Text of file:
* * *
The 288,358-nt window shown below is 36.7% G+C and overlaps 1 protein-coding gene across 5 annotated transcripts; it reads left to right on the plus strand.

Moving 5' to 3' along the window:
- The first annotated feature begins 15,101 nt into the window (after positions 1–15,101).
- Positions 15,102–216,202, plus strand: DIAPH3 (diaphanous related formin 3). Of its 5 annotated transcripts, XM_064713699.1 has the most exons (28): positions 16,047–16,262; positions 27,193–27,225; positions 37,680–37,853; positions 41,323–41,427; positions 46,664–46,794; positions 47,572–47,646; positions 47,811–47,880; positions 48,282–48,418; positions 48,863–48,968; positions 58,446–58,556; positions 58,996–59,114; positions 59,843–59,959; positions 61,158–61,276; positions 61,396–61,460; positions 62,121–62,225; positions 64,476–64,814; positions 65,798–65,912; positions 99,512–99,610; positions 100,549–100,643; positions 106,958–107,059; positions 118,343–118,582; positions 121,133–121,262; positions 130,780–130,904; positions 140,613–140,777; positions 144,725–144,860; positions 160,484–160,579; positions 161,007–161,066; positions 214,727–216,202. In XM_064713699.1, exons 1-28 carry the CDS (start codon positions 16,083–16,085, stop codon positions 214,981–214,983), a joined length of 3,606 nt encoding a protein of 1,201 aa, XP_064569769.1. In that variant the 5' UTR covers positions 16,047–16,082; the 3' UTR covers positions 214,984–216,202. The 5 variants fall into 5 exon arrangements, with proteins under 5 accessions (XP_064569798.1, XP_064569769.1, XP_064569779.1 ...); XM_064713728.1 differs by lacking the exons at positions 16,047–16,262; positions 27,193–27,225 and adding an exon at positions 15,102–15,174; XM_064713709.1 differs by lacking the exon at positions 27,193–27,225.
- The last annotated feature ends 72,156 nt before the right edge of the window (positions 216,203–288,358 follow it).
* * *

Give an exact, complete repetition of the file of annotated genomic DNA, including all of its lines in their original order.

The 288,358-nt window shown below is 36.7% G+C and overlaps 1 protein-coding gene across 5 annotated transcripts; it reads left to right on the plus strand.

Moving 5' to 3' along the window:
- The first annotated feature begins 15,101 nt into the window (after positions 1–15,101).
- Positions 15,102–216,202, plus strand: DIAPH3 (diaphanous related formin 3). Of its 5 annotated transcripts, XM_064713699.1 has the most exons (28): positions 16,047–16,262; positions 27,193–27,225; positions 37,680–37,853; positions 41,323–41,427; positions 46,664–46,794; positions 47,572–47,646; positions 47,811–47,880; positions 48,282–48,418; positions 48,863–48,968; positions 58,446–58,556; positions 58,996–59,114; positions 59,843–59,959; positions 61,158–61,276; positions 61,396–61,460; positions 62,121–62,225; positions 64,476–64,814; positions 65,798–65,912; positions 99,512–99,610; positions 100,549–100,643; positions 106,958–107,059; positions 118,343–118,582; positions 121,133–121,262; positions 130,780–130,904; positions 140,613–140,777; positions 144,725–144,860; positions 160,484–160,579; positions 161,007–161,066; positions 214,727–216,202. In XM_064713699.1, exons 1-28 carry the CDS (start codon positions 16,083–16,085, stop codon positions 214,981–214,983), a joined length of 3,606 nt encoding a protein of 1,201 aa, XP_064569769.1. In that variant the 5' UTR covers positions 16,047–16,082; the 3' UTR covers positions 214,984–216,202. The 5 variants fall into 5 exon arrangements, with proteins under 5 accessions (XP_064569798.1, XP_064569769.1, XP_064569779.1 ...); XM_064713728.1 differs by lacking the exons at positions 16,047–16,262; positions 27,193–27,225 and adding an exon at positions 15,102–15,174; XM_064713709.1 differs by lacking the exon at positions 27,193–27,225.
- The last annotated feature ends 72,156 nt before the right edge of the window (positions 216,203–288,358 follow it).